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Pro-Dressage with Sabine Shut-Kery

  • Post category:HQ Pro
  • Reading time:13 mins read

Text: Amelia Campbell-Horne

What started as a grand dream thrown around by a few friends over a glass or two of wine has gradually developed into reality. The Pro-Series, which began as Pro-Dressage, was named such, as it is ‘pro’ dressage, jumping, breeding and all things equine-related, but also because the aim was to make professionals and expert equestrians available to equine enthusiasts within South Africa.

The team that came up with the Pro-Series concept was aware that most South Africans do not have the means or the exposure to participate in clinics in Europe with expert coaches and trainers, so they decided to bring the experts to us! They have capitalised on South Africa’s incredible tourism opportunities as an incentive and give the experts an experience in exchange for their expertise. From Pro-Dressage the project has grown into Pro-Jump and Pro-Breed and, in the future, will include Pro-Feed and Pro-Compete, but, ultimately, the opportunities are limitless. The team’s key aim is to fill a gap in the South African market. We have European standard horses in South Africa but lack international training and education opportunities, so bringing trainers out here could be game-changing for our sport.

There will be another Pro-Dressage Masterclass later this year, with a professional returning to South Africa due to popular demand: Jean Bemelmanns. Jean has already had his African’ bush’ experience and is now ready to come back and do the beach!

The latest event hosted was a Pro-Dressage Masterclass with Tokyo Olympic Team Silver Medallist Sabine Schut-Kery. HQ had the chance to pop into the first weekend of this Masterclass, hosted at Manor D’Or, to experience first-hand some of the magic Sabine worked and have a quick chat with her:

HQ: For those who have not yet done their research, could you please tell us a bit about yourself? 

Sabine: I was born and raised in Germany in Krefeld, which is close to Dusseldorf and Aachen. I started off riding as a kid, and I was more in the entertainment industry with riding. I did compete as a child in dressage and showjumping, so I had a good baseline all around, but I fell into a group of people who taught tricks. We taught horses to lie down, to sit on command and rear. I was lucky enough as a teenager to learn to drive a four-in-hand and ride side-saddle, and so I did that a lot.

I then moved to the US in 1998 and lived In Texas for seven years and worked as head trainer at a Friesian Farm. In 2005, my husband and I moved to California, and I started working more with the Warmbloods. I ultimately became a US citizen, and my first big international ride was at the 2015 Pan-Am Games, where we won Team Gold, which gave the USA Team their ticket to the Rio Olympics. Then, in 2021, I rode Alice Womble’s Sanceo in the Tokyo Olympics.

HQ: And you came home with a Team Silver Medal from Tokyo, congratulations! With such a broad base in equestrianism, how did you come to specialise in dressage?

Sabine: I have to say, being German and being so particular, even when I worked with the group of women in equestrian entertainment, we were always strict on wanting to do correct classical dressage as part of our shows. We also always understood that you don’t stop learning in this sport. We regularly brought in coaches, and it was never about the thrill of riding in front of an audience.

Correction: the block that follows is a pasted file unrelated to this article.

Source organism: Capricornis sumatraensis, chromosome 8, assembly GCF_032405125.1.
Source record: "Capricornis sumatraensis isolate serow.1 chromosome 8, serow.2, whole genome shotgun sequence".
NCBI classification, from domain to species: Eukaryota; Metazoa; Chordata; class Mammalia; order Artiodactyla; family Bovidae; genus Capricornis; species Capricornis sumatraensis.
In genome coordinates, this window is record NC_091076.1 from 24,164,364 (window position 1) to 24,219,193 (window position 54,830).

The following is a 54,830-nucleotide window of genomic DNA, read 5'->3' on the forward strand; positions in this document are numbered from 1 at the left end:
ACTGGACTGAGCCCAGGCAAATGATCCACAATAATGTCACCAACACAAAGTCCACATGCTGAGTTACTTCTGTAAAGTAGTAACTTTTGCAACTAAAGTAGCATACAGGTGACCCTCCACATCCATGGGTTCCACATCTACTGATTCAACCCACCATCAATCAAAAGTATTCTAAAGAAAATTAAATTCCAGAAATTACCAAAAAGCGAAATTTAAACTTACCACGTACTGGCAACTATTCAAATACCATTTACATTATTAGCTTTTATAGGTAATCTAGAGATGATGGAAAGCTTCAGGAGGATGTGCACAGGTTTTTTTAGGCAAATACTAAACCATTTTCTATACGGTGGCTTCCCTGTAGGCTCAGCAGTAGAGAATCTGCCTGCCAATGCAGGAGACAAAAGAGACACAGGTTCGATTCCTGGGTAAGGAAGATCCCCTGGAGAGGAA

It was also about promoting breeds back then, so the gentleman I worked for was the first to import Friesian horses from Holland to Germany, so he wanted to promote them in exhibitions. They were riding horses, but we had to add some flavour, so we did the tricks as well as the dressage.

So, dressage was a passion from day one; it didn’t switch – it just veered off into Warmbloods. I was also curious and wanted to ride different breeds. I had ridden a lot of Friesians and Andalusians and a few Warmbloods, but I was interested in riding more Warmbloods and that automatically brought me into the competition scene. I did my apprenticeship with Jean Bemelmanns in Germany for three years, so I rode Warmbloods there, but that was about it until more recently.

Did you know?

The German National Federation has a “Bereiter” program that is a structured two-to-three-year program with exams, and often there is a school to attend. Once complete, participants receive their “Trainer A” certification, which is the highest teaching certificate. Sabine trained under Jean Bemelmanns to attain hers.

HQ: With so much experience with the classical training of Friesians, Andalusians and Warmbloods, what would you say are some of the breeds’ strengths and weaknesses regarding their suitability for dressage?

Sabine: So, if we are looking at the sport of dressage, the Lusitano and the Andalusian have been bred for a different reason. They have been bred for more of the collected work, so they are talented at passage, piaffe, pirouettes and stuff, but with classical dressage and competition, you don’t only have to show the collected work, you need to show ground cover and the lengthening of the frame. This has a whole gymnasticising element – getting the whole body supple – which is harder for the Spanish horses and the Friesians. The Warmbloods are good at this and getting so much better over time at the collected work as well. Twenty years ago, the Warmbloods really used to struggle with piaffe and passage, but with breeding, the Warmblood is improving dramatically as people are breeding to enhance their capabilities as they see what is missing.

Then the other difficulty with Spanish horses, because they are short coupled, is to make them swing over the back more and connect more in their bodies, to make them less ‘leg-movers’ and use their whole body. They always present a good picture because of how the neck is set, and to the eye, they look like they are on the bit and put together, but for classical dressage, it doesn’t mean they are. They are such talented and good-minded horses that you can teach them a lot by training them slightly differently and teaching them to be more supple.

HQ: How did you begin coaching? 

Sabine: I train horses for a job, so coaching is naturally part of working with horses. For me, I also work hard at keeping my passion and not being burned out, so I do not ride ten horses a day. That’s not because I’m lazy, but I want to do it well; I’m very particular, and I’m also a perfectionist, so that has downsides too. I need to fill my day, so I have to bring the coaching into it; otherwise, I would have to ride more horses. I have never ridden more than eight horses a day, and now it is more like five a day, but it makes a good day, and I also enjoy the teaching.